Campaign for Nuclear Disarmament
The Campaign for Nuclear Disarmament (CND), founded in 1958, is a British pacifist organisation that calls for the United Kingdom to unilaterally give up its nuclear weapons, for international nuclear disarmament and tighter international arms regulation through agreements such as the Nuclear Non-Proliferation Treaty.
Britain's internal security services, MI5, closely monitored the CND and considered it a subversive group with communist links. In 1985, an MI5 officer involved in the monitoring of the CND resigned and released information to Channel 4 about her investigations. She alleged that the investigation was more politically-motivated than related to any actual subversive threat. The CND treasurer was believed by MI5 to be a 'communist sympathiser'. John Cox, its chairman from 1971 to 1977, was a member of the Communist Party of Great Britain.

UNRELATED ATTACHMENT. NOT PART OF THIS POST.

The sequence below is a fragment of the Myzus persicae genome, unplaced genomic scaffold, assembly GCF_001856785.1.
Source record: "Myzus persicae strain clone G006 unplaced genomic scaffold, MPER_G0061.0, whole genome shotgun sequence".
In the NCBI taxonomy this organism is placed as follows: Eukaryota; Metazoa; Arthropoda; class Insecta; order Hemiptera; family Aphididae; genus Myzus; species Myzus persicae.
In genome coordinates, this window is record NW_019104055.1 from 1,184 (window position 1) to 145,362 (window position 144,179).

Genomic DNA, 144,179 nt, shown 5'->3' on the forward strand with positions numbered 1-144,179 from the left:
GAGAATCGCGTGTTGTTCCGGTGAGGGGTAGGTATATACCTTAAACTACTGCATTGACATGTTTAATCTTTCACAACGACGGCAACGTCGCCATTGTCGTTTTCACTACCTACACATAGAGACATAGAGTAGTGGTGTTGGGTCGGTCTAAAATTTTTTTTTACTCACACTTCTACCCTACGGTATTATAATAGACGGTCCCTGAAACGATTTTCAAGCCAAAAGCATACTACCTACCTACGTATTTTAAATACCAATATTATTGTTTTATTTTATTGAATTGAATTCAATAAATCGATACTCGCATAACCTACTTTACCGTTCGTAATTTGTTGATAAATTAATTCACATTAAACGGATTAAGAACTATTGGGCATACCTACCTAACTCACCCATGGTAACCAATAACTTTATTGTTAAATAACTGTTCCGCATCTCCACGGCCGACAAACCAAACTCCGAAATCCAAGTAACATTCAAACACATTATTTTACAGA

In the spring of 1959, as interest in, and membership of, the CND was growing, they were approached by the communist-led British Peace Committee, with the aim of joining forces and supporting each others' initiatives. CND, however, rejected these overtures.
In an attempt to squash allegations of Kremlin support, Bruce Kent, the then-general secretary of CND and a Roman Catholic priest, offered a £100 award to anyone who prove a link between the CND and Moscow existed. The award was never claimed.
- Daily Mail - Cathy Ashton EUs new Foreign Minister
- Resisting the bomb: a history of the world nuclear disarmament movement; Lawrence S. Wittner; pg 331; Stanford University Press; 1997
- Toward Nuclear Abolition: A History of the World Nuclear Disarmament; Lawrence S. Wittner; Stanford University Press; 2003